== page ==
Healthy Sleep Habits, Happy Child
171
Second Wind/Witching Hour (#1 of 2)
January 8, 2024

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Healthy Sleep Habits, Happy Child

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A Step-by-Step Program for a Good Night's Sleep

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Healthy Sleep Habits, Happy Child

5th Edition: 
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Introduction

A Healthy Child Needs a Healthy Brain, A Healthy Brain Needs Healthy Sleep

Blog Posts 15, based on the United States of America Department of the Army Field Manual: Holistic Healing and Fitness, describe what really matters for your child’s sleep. If sleep is an important enough topic for national defense than surely sleep should be considered a serious topic for parenting!

Blog 171Second Wind/Witching Hour (#1 of 2)

Second Wind

When you are short on sleep, your body reacts in a predictable way. You feel ‘keyed up’ because your body produces stimulating chemicals such as cortisol, adrenaline, and noradrenaline. This results in a burst of energy commonly known as a second wind. The second wind is like a turbo boost and enabled early humans to fight harder, hunt prey longer, and flee predators faster even when short on sleep. Think of it as an adaptive biological response that evolved for survival value. When you catch your second wind, you are in a state of higher neurological arousal. You might feel more wired, turned on, or full of ‘nervous energy’. You also become more prickly or hypersensitive, just as a bad sunburn will make even a light touch painful. If you suddenly go on a vacation, it may take you a few days to ‘unwind’ as your body dissipates these stimulating chemicals.


In a young child, this state of hyperarousal is most obvious in the late afternoon or early evening when her sleep tank is almost empty and she is running on fumes because of missed naps, bedtimes that are too late, or both. For example, your child might have a total meltdown late in the afternoon at a family holiday after many hours of travel and many hours without sleep.


But the second wind can occur whenever a period of wakefulness before a nap is too long. The result is difficulty falling asleep for a nap, or the nap is too short, or the nap is missed entirely. Before a nap or bedtime, a parent might observe: “She’s so tired and wants to go to sleep, but she can’t!”


When the bedtime is often a little too late, your child wakes up a little too tired, with higher neurological arousal that then causes her to have difficulty napping well. Not napping well causes her sleep tank to trend toward empty by the end of the day and this results in an even higher state of arousal, so it now becomes even more difficult for her to easily fall asleep and stay asleep through the night. “Pre-sleep arousal” is the term used by sleep researchers to describe this state. Parents might not appreciate that bedtime battles, long latency to sleep (taking a long time to fall asleep), or night waking result from a bedtime that is too late.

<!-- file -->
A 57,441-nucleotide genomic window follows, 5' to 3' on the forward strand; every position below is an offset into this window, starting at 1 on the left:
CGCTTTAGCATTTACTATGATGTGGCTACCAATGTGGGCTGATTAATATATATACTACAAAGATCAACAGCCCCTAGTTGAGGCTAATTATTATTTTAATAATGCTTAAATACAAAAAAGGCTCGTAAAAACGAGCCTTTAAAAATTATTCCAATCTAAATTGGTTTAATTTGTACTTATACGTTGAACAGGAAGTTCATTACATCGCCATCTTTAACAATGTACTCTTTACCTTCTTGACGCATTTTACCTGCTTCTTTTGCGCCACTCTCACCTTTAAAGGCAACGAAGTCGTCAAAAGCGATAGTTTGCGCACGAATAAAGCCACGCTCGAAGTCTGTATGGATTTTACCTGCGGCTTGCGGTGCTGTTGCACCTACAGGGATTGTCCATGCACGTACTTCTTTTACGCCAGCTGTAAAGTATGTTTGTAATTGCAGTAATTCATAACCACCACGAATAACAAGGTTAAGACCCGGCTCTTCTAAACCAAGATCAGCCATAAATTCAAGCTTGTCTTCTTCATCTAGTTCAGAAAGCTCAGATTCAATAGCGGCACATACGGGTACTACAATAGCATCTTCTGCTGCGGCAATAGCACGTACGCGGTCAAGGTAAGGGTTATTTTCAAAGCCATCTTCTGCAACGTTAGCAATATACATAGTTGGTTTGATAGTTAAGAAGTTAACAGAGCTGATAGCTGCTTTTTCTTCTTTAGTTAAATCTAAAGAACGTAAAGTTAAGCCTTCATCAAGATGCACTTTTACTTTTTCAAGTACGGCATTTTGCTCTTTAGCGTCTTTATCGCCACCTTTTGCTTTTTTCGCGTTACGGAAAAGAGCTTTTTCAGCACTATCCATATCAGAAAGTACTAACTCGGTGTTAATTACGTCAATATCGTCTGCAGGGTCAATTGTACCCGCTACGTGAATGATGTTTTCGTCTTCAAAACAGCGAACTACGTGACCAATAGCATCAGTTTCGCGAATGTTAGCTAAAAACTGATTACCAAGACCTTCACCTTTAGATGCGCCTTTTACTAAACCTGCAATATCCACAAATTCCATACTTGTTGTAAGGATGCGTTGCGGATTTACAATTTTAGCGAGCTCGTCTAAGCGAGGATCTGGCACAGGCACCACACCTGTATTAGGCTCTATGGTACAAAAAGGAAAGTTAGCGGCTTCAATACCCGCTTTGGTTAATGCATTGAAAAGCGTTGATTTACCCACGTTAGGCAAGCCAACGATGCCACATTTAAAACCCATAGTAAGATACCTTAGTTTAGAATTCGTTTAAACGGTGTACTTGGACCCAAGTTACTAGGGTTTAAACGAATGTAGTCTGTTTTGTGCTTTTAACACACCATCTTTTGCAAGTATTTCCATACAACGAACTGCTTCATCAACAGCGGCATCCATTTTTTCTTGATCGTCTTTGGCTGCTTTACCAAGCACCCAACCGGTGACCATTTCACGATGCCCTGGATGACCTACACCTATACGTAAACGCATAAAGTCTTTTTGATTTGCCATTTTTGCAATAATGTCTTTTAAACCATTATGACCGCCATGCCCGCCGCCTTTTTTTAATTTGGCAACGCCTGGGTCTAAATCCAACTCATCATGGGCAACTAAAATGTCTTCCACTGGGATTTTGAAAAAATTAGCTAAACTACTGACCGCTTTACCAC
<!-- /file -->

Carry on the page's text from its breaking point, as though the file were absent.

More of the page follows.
Of course, she eventually crashes. But before she does so, she is in an unhealthy state of high ‘nervous energy’that gives rise to stressful parent–child interactions, stressful interactions between parents, and stress for each parent as an individual. Additionally, because the bedtime was too late, your child may not receive the benefits of healthy sleep—the very deep restorative sleep periods that naturally occur early in the evening.

Sleep Training Your Child to Avoid the Second Wind: Conclusion

It’s a vicious circle: Sleeplessness begets sleeplessness.

Understanding how sleep deprivation causes a second wind that makes it more difficult to easily fall asleep and stay asleep also leads to a deeper appreciation of the opposite situation: Being well rested allows your child to more easily fall asleep and stay asleep through the night.


It’s also a virtuous circle: Sleep begets sleep.

It’s not logical, it’s biological!

(To be continued)

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